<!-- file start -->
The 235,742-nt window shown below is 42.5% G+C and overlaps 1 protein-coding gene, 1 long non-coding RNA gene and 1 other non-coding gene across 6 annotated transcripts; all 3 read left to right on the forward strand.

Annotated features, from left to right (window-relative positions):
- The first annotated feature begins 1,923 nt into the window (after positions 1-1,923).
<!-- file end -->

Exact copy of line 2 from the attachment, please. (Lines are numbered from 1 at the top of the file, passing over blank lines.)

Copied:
Annotated features, from left to right (window-relative positions):